I’ve written before about my Lucas and his regard for the truth. If Lucas tells you that pink elephants are falling from the sky, you’d better seek cover and fast. The kid doesn’t lie.
What I didn’t realize until recently is that his regard for the truth carries over into his assumption that everyone else around him is also always telling the truth. My first inkling of this issue occurred on an afternoon when Lucas approached the screen door, which was locked to prevent the baby from letting himself out. He called inside, where my husband and I were sitting, and requested to be let in. In what should have been obvious jest, my husband called back, Nope, sorry. You’re an outside kid now. I giggled. Lucas did not. He instantly crumbled to the deck floor and sobbed, But…I don’t want to live outside.
His literal interpretation of any statement explains why he became so upset when his older brother told him we were going to put salt on his ice cream cone instead of sprinkles. It also explains why a simple game of hide-and-seek with his brother became so complex. Lucas was assigned the role of seeker. Liam came crashing into the house, ran into the bathroom and slammed the door behind him. Very un-ninja-like. Lucas began counting, 1.. 2.. 3.. 4.. 5.. 6.. 100. Then, he began searching the house. Meanwhile, Liam is raising a ruckus in the bathroom…slamming the toilet seat, running the water, banging into walls. Lucas jiggled the bathroom door knob, but couldn’t get the door open. So, he called into the bathroom, Are you in there, Liam? Liam (clearly from the bathroom) shouted, No…I’m under the dining room table. Lucas ran off to check under the table. Unable to locate his brother in the dining room, Lucas returned to the bathroom to ask, Where are you? Liam then explained that he was hiding under the kitchen table. Lucas, of course, checked the kitchen table and then came to me and sadly said, I can’t find Liam.
He’s in the bathroom, silly goose.
I cried myself laughing when I shared this story with my husband. As exhausting as it often feels to spend spend all day, every day, with my very busy kids, I am so happy to be able to witness these funny times in their lives.
At the end of a busy day of mind-boggling hide-and-seek, a delicious dinner is always in order. This meal is inspired by a cabbage salad I recently had the pleasure of tasting at a friend’s barbecue. I’ve tasted other similar salads; fresh cabbage in a sweet, tangy dressing, topped with some sort of nut and crushed ramen noodles. It’s the ramen noodles that sell me every time. Seriously, how addicting are uncooked ramen noodles?? I decided I’d come up with my own rendition of an Asian cabbage salad, sweetened with honey, mixed with sweet red pepper and bean sprouts, and finished with cashews and the gotta-have-‘em ramen noodles. This recipe makes a bucketful of the addictive salad. I’ve been happily eating it for three days now.
But, this meal doesn’t stop with the salad. Using the same set of ingredients in different proportions, I came up with a simple soy-ginger marinade, which I dunked a nicely trimmed flank steak into. I let the steak chill out in the marinade for about an hour or so, then I threw it on the grill and sliced it up to serve over the cabbage salad. Let me tell you, aside from imparting savory goodness into the meat, this marinade did something magical to the steak. Even though I let my steak go a bit too long on the grill, the result was incredibly tender, practically falling apart around the exterior. Even the baby, with all of his six (almost eight) perfect teeth, thoroughly enjoyed this steak. I’m sure the tenderizing has something to do with the soy sauce in the marinade breaking down the proteins in the steak. Honestly, I’m just as content to believe it’s a magical marinade.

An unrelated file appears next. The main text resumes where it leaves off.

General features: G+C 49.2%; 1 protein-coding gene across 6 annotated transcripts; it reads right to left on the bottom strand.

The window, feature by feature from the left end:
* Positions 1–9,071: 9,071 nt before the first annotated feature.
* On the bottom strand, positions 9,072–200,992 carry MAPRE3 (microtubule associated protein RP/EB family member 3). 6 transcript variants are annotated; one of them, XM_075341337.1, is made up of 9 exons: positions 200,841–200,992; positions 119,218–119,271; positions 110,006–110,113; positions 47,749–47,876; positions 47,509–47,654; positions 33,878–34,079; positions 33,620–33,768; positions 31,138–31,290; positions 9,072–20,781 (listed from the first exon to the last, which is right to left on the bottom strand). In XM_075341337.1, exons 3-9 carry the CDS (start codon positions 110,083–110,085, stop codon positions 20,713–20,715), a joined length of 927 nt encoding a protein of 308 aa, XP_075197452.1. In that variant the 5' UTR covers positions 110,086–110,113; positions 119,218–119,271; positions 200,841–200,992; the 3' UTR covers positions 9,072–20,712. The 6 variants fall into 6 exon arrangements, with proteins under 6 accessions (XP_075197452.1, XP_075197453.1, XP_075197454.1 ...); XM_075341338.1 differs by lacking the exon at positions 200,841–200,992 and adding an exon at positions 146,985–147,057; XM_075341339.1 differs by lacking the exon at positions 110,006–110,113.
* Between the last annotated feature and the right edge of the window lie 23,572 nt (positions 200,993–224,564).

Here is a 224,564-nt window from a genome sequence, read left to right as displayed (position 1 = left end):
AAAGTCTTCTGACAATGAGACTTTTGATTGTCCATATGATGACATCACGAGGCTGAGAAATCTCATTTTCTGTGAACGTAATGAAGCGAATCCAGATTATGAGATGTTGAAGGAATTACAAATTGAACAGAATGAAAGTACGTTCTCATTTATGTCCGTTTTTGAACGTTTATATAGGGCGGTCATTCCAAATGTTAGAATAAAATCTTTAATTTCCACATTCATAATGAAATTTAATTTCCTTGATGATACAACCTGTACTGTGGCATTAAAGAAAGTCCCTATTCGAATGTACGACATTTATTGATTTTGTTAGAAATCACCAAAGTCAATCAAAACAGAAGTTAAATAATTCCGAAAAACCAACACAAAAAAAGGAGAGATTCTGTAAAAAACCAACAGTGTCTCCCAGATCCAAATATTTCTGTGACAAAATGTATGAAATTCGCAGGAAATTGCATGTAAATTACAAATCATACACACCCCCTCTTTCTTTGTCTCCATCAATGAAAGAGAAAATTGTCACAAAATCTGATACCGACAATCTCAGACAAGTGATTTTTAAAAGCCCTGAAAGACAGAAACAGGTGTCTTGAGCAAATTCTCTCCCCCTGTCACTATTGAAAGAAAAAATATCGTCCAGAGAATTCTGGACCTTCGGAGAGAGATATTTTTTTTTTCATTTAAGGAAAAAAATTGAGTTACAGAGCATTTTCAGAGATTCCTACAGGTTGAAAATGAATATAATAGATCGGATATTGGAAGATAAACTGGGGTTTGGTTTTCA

I told Lucas it was magic. He ate all of his steak, of course.
Grilled Soy-Ginger Flank Steak
- 1 flank steak (1.5-2 pounds), trimmed of excess fat
- 1/4 cup soy sauce
- 1 tablespoon fresh ginger, grated
- 1 tablespoon sesame oil
- 1 teaspoon honey
- 1/2 teaspoon garlic, minced
- 1 teaspoon rice vinegar
- 1 teaspoon sambal oelek (ground chili paste)*
*Can substitute cayenne pepper, to taste
Whisk together the soy sauce, ginger, oil, honey, garlic, rice vinegar, and sambal oelek until well combined. Pour the mixture over the steak in an air-tight container. Refrigerate for about an hour or two. Periodically turn the steak in the marinade so that all sides are coated.
After the steak has been well marinaded, preheat the grill at medium heat. Place the steak on the grill. Allow the steak to cook for approximately 6 minutes on each side, or until it reaches your desired doneness. Remove the steak from the grill and allow to rest for 5 minutes before slicing.
Serves about 6
Asian Cabbage Slaw
- 1 head cabbage, shaved or very thinly sliced
- 1 sweet red pepper, ribs and seeds removed, shaved or very thinly sliced
- 1 cup bean sprouts
- 1/2 cup rice vinegar
- 1/4 cup sesame oil
- 1/4 cup honey
- 1 teaspoon fresh ginger, grated
- 2 teaspoons soy sauce
- 1 teaspoon sambal oelek
- 1 cup roasted cashews
- 1 package ramen noodles, uncooked, broken into small pieces
In a very large bowl or container, combine the cabbage, red pepper, and bean sprouts. Toss to combine. In a separate bowl, whisk together the vinegar, oil, honey, ginger, soy sauce, and sambal oelek until well blended. Pour the dressing over the cabbage mixture and toss until well combined. Add the cashews and toss to disperse. Refrigerate for at least an hour. Add the crushed ramen noodles just before serving.
Serves about 8